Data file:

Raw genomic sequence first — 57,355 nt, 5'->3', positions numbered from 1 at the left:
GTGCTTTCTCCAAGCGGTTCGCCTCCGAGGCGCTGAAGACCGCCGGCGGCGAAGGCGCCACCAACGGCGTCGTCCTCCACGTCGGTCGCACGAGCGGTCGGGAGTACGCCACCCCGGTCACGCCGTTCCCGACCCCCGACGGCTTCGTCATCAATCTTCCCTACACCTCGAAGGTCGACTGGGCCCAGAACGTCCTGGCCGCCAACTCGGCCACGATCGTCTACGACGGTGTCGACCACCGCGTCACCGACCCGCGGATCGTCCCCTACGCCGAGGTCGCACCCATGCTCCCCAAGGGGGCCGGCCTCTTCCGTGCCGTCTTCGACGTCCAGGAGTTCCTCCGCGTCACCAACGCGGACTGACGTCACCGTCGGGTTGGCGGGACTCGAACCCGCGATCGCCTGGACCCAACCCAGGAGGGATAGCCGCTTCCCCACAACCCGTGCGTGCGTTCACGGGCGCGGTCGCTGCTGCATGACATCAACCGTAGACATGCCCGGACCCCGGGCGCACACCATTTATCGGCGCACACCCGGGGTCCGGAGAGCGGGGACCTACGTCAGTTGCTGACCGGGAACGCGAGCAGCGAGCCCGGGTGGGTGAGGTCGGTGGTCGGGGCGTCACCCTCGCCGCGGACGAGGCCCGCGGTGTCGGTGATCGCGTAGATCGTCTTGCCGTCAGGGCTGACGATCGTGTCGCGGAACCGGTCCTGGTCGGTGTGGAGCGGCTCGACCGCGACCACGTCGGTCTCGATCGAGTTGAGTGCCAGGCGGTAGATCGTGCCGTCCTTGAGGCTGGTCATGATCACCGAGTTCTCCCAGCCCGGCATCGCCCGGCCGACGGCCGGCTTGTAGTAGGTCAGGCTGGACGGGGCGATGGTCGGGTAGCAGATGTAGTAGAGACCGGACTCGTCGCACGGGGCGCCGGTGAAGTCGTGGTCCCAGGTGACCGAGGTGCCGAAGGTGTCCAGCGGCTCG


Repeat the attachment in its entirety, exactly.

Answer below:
Raw genomic sequence first — 57,355 nt, 5'->3', positions numbered from 1 at the left:
GTGCTTTCTCCAAGCGGTTCGCCTCCGAGGCGCTGAAGACCGCCGGCGGCGAAGGCGCCACCAACGGCGTCGTCCTCCACGTCGGTCGCACGAGCGGTCGGGAGTACGCCACCCCGGTCACGCCGTTCCCGACCCCCGACGGCTTCGTCATCAATCTTCCCTACACCTCGAAGGTCGACTGGGCCCAGAACGTCCTGGCCGCCAACTCGGCCACGATCGTCTACGACGGTGTCGACCACCGCGTCACCGACCCGCGGATCGTCCCCTACGCCGAGGTCGCACCCATGCTCCCCAAGGGGGCCGGCCTCTTCCGTGCCGTCTTCGACGTCCAGGAGTTCCTCCGCGTCACCAACGCGGACTGACGTCACCGTCGGGTTGGCGGGACTCGAACCCGCGATCGCCTGGACCCAACCCAGGAGGGATAGCCGCTTCCCCACAACCCGTGCGTGCGTTCACGGGCGCGGTCGCTGCTGCATGACATCAACCGTAGACATGCCCGGACCCCGGGCGCACACCATTTATCGGCGCACACCCGGGGTCCGGAGAGCGGGGACCTACGTCAGTTGCTGACCGGGAACGCGAGCAGCGAGCCCGGGTGGGTGAGGTCGGTGGTCGGGGCGTCACCCTCGCCGCGGACGAGGCCCGCGGTGTCGGTGATCGCGTAGATCGTCTTGCCGTCAGGGCTGACGATCGTGTCGCGGAACCGGTCCTGGTCGGTGTGGAGCGGCTCGACCGCGACCACGTCGGTCTCGATCGAGTTGAGTGCCAGGCGGTAGATCGTGCCGTCCTTGAGGCTGGTCATGATCACCGAGTTCTCCCAGCCCGGCATCGCCCGGCCGACGGCCGGCTTGTAGTAGGTCAGGCTGGACGGGGCGATGGTCGGGTAGCAGATGTAGTAGAGACCGGACTCGTCGCACGGGGCGCCGGTGAAGTCGTGGTCCCAGGTGACCGAGGTGCCGAAGGTGTCCAGCGGCTCG